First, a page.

Urologic Survey (Endourology)

Re: Percutaneous Nephrolithotomy Versus Retrograde Intrarenal Surgery: A Systematic Review and Meta-Analysis


  • Barbaros Baseskioglu

J Urol Surg 2016;3(1):31-31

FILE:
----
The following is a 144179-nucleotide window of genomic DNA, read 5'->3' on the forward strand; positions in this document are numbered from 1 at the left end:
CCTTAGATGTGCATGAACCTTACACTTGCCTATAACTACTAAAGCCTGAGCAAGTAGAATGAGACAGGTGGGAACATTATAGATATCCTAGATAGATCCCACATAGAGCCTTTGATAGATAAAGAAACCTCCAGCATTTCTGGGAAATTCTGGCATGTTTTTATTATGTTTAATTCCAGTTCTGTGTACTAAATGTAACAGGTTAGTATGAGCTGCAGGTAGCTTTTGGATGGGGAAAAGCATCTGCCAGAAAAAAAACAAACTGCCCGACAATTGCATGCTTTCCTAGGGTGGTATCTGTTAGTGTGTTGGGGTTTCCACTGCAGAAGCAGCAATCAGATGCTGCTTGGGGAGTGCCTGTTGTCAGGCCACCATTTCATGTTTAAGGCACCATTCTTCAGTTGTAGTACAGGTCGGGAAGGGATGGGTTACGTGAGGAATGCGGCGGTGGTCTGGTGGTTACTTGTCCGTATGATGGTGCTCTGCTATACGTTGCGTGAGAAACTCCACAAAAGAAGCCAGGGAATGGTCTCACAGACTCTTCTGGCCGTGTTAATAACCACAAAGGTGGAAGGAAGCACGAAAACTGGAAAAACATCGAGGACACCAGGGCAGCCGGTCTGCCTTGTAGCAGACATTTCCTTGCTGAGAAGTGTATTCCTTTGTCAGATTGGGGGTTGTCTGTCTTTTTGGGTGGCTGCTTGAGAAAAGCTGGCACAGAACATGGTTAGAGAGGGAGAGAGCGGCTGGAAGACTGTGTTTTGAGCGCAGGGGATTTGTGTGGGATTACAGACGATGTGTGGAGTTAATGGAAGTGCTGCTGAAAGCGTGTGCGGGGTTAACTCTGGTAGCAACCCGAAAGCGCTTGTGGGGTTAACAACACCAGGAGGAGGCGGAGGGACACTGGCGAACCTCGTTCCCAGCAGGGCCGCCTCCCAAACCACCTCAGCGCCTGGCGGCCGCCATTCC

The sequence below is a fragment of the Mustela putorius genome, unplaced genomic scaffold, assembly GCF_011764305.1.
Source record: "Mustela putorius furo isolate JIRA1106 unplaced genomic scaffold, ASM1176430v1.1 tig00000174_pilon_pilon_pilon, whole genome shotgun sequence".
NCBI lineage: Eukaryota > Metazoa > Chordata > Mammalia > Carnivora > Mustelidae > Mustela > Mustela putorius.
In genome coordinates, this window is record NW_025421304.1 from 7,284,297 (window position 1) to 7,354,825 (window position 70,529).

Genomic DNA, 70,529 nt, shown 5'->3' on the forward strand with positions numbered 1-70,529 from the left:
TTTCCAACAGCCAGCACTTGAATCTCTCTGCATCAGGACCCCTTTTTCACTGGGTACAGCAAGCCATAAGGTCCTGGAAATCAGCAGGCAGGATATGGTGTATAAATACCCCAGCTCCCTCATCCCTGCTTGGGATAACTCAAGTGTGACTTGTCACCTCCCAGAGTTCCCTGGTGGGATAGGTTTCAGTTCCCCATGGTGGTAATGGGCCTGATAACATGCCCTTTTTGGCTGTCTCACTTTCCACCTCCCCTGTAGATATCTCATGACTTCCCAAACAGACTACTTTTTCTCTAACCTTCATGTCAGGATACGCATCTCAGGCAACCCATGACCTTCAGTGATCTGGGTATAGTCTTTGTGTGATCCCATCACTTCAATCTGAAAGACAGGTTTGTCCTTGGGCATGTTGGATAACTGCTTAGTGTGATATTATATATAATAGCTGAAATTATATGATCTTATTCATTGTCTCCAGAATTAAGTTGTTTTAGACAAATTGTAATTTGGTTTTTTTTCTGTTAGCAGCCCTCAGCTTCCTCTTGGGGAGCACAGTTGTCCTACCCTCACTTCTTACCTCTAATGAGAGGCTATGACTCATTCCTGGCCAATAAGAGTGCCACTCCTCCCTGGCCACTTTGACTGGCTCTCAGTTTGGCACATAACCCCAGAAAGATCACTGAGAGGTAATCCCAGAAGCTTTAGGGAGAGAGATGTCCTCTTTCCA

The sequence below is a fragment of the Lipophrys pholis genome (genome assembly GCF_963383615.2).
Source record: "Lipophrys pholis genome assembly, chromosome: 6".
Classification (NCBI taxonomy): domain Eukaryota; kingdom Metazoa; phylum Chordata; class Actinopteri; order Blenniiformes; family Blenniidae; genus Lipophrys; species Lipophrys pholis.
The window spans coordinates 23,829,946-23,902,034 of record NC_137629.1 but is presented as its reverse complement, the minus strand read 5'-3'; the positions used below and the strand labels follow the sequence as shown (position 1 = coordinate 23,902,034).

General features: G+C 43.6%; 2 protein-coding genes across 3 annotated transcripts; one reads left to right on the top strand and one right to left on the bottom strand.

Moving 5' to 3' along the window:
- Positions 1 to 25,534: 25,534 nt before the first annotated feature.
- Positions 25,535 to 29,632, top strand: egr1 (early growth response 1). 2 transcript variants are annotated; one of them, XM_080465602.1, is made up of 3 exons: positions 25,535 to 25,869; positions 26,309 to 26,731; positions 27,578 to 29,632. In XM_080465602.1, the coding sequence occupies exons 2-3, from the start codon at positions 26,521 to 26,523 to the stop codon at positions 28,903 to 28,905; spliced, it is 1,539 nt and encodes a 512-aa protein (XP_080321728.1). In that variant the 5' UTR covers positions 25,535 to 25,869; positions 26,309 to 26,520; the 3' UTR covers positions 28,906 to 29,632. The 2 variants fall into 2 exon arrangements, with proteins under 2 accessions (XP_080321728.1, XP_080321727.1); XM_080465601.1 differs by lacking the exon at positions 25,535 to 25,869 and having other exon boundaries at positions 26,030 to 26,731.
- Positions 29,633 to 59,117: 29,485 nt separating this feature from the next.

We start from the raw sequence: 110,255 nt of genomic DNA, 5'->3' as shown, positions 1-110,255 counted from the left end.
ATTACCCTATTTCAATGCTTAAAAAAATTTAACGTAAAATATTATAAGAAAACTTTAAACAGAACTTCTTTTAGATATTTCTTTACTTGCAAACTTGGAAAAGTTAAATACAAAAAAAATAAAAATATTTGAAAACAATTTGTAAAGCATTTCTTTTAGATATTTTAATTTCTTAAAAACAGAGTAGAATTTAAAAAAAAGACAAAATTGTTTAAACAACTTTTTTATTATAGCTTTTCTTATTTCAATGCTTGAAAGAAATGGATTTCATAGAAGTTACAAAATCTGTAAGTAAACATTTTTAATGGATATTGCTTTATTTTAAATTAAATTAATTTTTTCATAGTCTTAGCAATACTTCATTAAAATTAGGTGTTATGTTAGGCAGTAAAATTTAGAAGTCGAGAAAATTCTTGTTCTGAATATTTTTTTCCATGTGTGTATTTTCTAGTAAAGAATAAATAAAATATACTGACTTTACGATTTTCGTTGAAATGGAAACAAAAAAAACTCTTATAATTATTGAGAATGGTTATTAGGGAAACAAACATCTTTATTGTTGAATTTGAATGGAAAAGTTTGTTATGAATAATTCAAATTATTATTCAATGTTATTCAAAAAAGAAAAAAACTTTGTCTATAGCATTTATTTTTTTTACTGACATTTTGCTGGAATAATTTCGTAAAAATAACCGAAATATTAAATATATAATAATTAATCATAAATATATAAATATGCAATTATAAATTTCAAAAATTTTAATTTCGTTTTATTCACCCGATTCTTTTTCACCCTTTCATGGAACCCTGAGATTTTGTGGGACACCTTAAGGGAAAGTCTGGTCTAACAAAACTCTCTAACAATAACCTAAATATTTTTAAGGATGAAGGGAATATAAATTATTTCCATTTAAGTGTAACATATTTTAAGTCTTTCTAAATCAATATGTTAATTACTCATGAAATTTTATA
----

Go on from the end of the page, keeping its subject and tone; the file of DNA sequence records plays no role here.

EDITORIAL COMMENT Debate still goes on about minimally invasive treatment of urolithiasis. Meta-analysis is very important in decision-making; the level of evidence 1a represents evidence obtained from meta-analysis of randomized trials. This meta-analysis represented by De et al. reviewed the results of ten studies  comparing mini-micro percutaneous nephrolithotomy (mmPNL) with retrograde intrarenal surgery (RIRS). A subgroup analysis was performed comparing standard PCNL and minimally invasive percutaneous procedures (MIPPs) including mini-PCNL and micro-PCNL with RIRS, separately. Half of the studies were from Turkey. All stone burdens in these studies were lower than 2 cm except in two studies. Similarly, single stone was treated in all except for two studies. There were major differences between studies in terms of surgical techniques, follow-up procedure and imaging and definition of stone free or, in other words, clinically insignificant residual fragment. Operation time was same for RIRS and sPNL which might be because of the smaller size of stones for PNL, a debatable point. In patients with single stone about 2 cm, not surprisingly, sPNL was the leading one in stone free rates. There was a statistical confusion for other methods. According to original paper, RIRS was second one but if  searched again; we can see the ‘corrigendum’ which reflected that stone free rate of mmPNL was higher than RIRS due to the correction of statistical mistake. In a special comparison between mmPNL and RIRS; RIRS had lower morbidity with lower stone free rates. Thus, as a conclusion, if the question is stone free rate, sPNL should be chosen but RIRS had the lowest morbidity with very close stone free rates to mmPNL. Although this type of studies are very important; this study did not meet expectations in decision making. It should be better to follow the European Association of Urology guidelines recommendations with evaluating whole criteria, such as comorbidities of the patients and Hounsfield unit of the stone which may reflect ‘fragility’; not only stone size.